Similar to Capturing Data Changes with Timestamp-based Queries, rather than use a timestamp to pick up data to be processed, this pattern queries for the value in a field. Typically the source uses triggers or rules to identify records to be changed and changes the value in a field (like Ready To Send) from false to true. The query in Jitterbit will use that field in the condition. The advantage here over using timestamps is that the source system uses its internal business rules to determine data to move. Timestamps alone frequently require additional complex filtering to accommodate business logic.
In this case, both source and target use a Ready_To_Sync and a Sync_Error field. If that target has a Sync_Error, then no update should be made and the source record should be updated so that it can be reviewed and fixed. As we'll see, this kind of mutual synchronization requires pre-checks before updating, success and error paths.
First, the script checks for any data to be picked up, which is the operation that contains the schedule. Next a query is executed to fetch the rest of the data and has two checks. If incoming data is invalid, an update is launched. Also, a lookup of a field in the target is made. The main success scenario is that data is updated in NetSuite, and key data is written back to the target. The error scenario is that the target record is flagged as being in a sync error status and cannot be updated, and that information is written back to the source.
First, check if there is any data to be retrieved using a lightweight SFLookup, which will return only a single record. If nothing is returned, then don't start the chain of events. From a development standpoint, it can be helpful to take this approach instead of relying on the query in the SFDC query itself, since you can capture the ids in the query and inspect the records. Moreover, the SFDC query is only activated if it has something to do. In the query, it checks if Ready_to_Sync is true and also if a Sync_Error field is empty. The RTS field is set to true with internal triggers and will be modified by the 'write-back' process.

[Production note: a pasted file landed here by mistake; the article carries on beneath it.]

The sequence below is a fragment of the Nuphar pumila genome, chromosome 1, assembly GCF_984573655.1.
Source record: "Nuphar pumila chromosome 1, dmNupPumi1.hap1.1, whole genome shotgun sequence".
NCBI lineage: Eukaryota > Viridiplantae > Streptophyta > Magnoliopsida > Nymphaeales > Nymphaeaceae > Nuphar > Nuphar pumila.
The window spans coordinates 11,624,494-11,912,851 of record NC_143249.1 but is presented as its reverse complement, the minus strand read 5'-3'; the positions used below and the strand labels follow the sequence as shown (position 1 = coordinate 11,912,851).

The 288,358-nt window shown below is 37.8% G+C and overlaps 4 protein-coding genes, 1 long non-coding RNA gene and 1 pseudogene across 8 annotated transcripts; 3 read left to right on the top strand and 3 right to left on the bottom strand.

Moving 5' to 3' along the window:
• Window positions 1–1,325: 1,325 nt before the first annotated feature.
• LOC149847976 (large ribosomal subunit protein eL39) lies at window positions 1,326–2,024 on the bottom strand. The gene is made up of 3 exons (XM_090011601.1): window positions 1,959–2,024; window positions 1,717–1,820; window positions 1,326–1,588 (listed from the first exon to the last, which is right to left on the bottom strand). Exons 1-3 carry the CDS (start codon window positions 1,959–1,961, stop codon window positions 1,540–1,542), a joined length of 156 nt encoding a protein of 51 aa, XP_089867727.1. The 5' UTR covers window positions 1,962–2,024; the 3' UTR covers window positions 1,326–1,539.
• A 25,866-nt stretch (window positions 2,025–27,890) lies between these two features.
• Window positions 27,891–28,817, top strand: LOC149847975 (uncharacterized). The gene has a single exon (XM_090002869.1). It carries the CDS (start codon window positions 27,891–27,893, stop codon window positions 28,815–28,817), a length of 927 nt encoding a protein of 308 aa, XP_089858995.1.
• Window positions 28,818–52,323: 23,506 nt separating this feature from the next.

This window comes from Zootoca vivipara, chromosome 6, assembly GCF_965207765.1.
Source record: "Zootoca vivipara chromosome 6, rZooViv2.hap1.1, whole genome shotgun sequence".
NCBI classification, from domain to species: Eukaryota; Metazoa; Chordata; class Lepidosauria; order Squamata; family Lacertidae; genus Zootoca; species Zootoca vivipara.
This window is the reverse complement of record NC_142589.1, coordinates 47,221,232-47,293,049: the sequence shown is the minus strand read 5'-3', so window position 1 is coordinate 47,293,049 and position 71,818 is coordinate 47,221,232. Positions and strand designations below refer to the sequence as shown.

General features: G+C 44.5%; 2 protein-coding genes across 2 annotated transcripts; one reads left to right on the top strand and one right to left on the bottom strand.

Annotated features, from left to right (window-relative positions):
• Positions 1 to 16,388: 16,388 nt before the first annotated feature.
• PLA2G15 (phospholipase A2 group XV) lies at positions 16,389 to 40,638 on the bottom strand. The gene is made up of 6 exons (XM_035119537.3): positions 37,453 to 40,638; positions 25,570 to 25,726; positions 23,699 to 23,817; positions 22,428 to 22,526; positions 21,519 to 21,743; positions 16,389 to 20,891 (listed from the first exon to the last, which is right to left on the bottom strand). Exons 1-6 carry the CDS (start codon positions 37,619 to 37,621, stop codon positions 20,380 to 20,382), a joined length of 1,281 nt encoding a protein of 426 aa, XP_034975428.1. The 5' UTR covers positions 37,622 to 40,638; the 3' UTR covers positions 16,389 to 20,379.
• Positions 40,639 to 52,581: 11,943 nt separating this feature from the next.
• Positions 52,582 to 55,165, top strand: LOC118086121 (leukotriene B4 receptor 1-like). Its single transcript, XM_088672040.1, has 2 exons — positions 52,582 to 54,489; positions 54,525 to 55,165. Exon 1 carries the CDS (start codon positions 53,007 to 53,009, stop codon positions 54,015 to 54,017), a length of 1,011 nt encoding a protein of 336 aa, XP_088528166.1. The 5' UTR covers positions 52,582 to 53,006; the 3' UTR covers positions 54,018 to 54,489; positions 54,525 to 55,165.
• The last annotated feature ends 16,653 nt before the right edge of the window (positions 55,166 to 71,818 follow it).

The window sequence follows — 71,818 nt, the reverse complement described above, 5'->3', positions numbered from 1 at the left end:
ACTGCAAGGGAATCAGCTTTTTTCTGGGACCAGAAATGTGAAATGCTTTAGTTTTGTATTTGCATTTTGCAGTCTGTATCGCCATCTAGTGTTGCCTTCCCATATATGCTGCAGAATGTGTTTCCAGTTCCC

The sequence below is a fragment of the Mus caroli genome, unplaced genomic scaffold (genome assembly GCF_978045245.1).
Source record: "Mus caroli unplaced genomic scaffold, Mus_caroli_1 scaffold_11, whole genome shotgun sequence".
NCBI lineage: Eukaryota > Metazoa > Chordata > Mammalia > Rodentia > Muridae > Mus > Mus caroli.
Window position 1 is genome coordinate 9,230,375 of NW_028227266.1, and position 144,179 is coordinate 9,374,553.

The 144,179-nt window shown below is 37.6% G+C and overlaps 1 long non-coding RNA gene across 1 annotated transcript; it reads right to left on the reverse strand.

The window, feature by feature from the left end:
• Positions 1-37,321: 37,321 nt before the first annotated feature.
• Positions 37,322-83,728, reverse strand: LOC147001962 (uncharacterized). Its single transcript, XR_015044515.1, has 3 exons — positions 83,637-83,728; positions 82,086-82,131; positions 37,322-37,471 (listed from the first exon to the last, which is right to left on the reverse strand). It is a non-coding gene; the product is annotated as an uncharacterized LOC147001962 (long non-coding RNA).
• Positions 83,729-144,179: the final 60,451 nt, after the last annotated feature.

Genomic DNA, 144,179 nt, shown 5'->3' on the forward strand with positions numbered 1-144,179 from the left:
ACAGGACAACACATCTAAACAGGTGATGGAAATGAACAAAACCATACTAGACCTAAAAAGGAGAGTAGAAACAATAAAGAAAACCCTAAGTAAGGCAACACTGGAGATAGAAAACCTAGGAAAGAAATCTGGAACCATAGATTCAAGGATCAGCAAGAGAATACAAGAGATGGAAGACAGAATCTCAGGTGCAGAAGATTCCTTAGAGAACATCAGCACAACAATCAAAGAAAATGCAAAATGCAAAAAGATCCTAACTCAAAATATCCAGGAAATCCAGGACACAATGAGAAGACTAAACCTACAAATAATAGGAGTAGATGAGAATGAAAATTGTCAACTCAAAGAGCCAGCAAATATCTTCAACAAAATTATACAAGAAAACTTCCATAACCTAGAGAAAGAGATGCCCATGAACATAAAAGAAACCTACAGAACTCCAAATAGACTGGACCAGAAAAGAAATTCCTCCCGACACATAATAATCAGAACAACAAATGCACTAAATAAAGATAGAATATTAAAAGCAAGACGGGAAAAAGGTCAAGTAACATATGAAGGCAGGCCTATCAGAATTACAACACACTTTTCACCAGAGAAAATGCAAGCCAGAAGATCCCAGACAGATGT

"SELECT Id FROM Account WHERE (Account_Status__c like '%Active%' or Account_Status__c like '%Terminated%' or Client_ID__c != null) AND NetSuite_Id_original__c != Null and Ready_to_Sync__c = true and Sync_Error__c = Null and (Sync_Error_Code__c < 1 or Sync_Error_Code__c = Null)";
result = SfLookup("<TAG>Salesforce Orgs/companyname(Sandbox)</TAG>",soql);
If(Length(result)>0,RunOperation("<TAG>Operations/03 SF->NS Update Customer/0301 Query SF Accounts</TAG>"))
Assuming at least one record is picked up, then 0301 is launched. The transformation validates a field and calls 0199 using a pattern similar to Processing Target Records Conditionally. It also checks the NetSuite target record for its Ready to Sync status. Note that RTS_Status was manually added to the file format generated by the wizard.
//Check if NS record's Ready to Sync Status. If false, can update. But if true, then have a sync error. Do not update and set source SFDC record's Sync Error to '1'
RunOperation("<TAG>Operations/03 SF->NS Update Customer/0302 Check NS Customer RTS Check</TAG>");
//Need to know in advance the RTS status. If have any with RTS Status = false, then process the NS Update. If all records have RTS status = true, then skip the NS Customer Update and only run the Account Update.
//Use $arrNsCheckResult to store the values, then can check array to see if any are false, in which case can run the NS Customer Update
The 0302 operation is passed the NetSuite Id.
The response transformation allows the operation to evaluate the query result.
Note that a simple flat file structure is used.
WriteToOperationLog("Id: "+searchResponse$searchResult$recordList$record.Customer$internalId+" RTS val: "+searchResponse$searchResult$recordList$record.Customer$customFieldList$Ready_To_Sync$value$);
In the next operation we run this check. 0304 is run to perform the update to NetSuite, and 0306 is run for error conditions.
// To handle edge case if all the NS records returned are RTS = true
If(RunOp,RunOperation("<TAG>Operations/03 SF->NS Update Customer/0304 Update NS Customer</TAG>"));
//Run this regardless
RunOperation("<TAG>Operations/03 SF->NS Update Customer/0306 Prep RTS Error</TAG>");
In 0306, we read the source target and filter out records that do not require processing.
0304 updates the NetSuite account and uses the response to build a file with the RTS and Error code information.
The condition always evaluates to true. The main purpose is to capture the SFDC id for use later in the transformation, and also to capture NS error messages if success is false. Conditions can be used this way to enable pre-processing of individual records.
WriteToOperationLog("Success NS Id: "+FindByPos(SourceInstanceCount(),
//If success run op to update SFDC record
$SFCustId = $CustIdList[SourceInstanceCount()-1];
$NSUpdateMessage = FindByPos(SourceInstanceCount(),
$NSCustId = FindByPos(SourceInstanceCount(),
WriteToOperationLog("Success SFDC Id is :"+ $SFCustId);
WriteToOperationLog("Netsuite Update Message :"+ $NSUpdateMessage);
$errormessage="NS Data Error: "+GetEnvironmentName()+" "+
jbroot$jbresponse$updateListResponse$writeResponseList$writeResponse#.baseRef$1$RecordRef$internalId)+ " Message: "+
$SFCustId = $CustIdList[SourceInstanceCount()-1];
And finally 0305 updates SFDC. The requirement here was to do so using a Bulk Update for fastest processing. This is a partial screenshot:
Last updated: Apr 19, 2019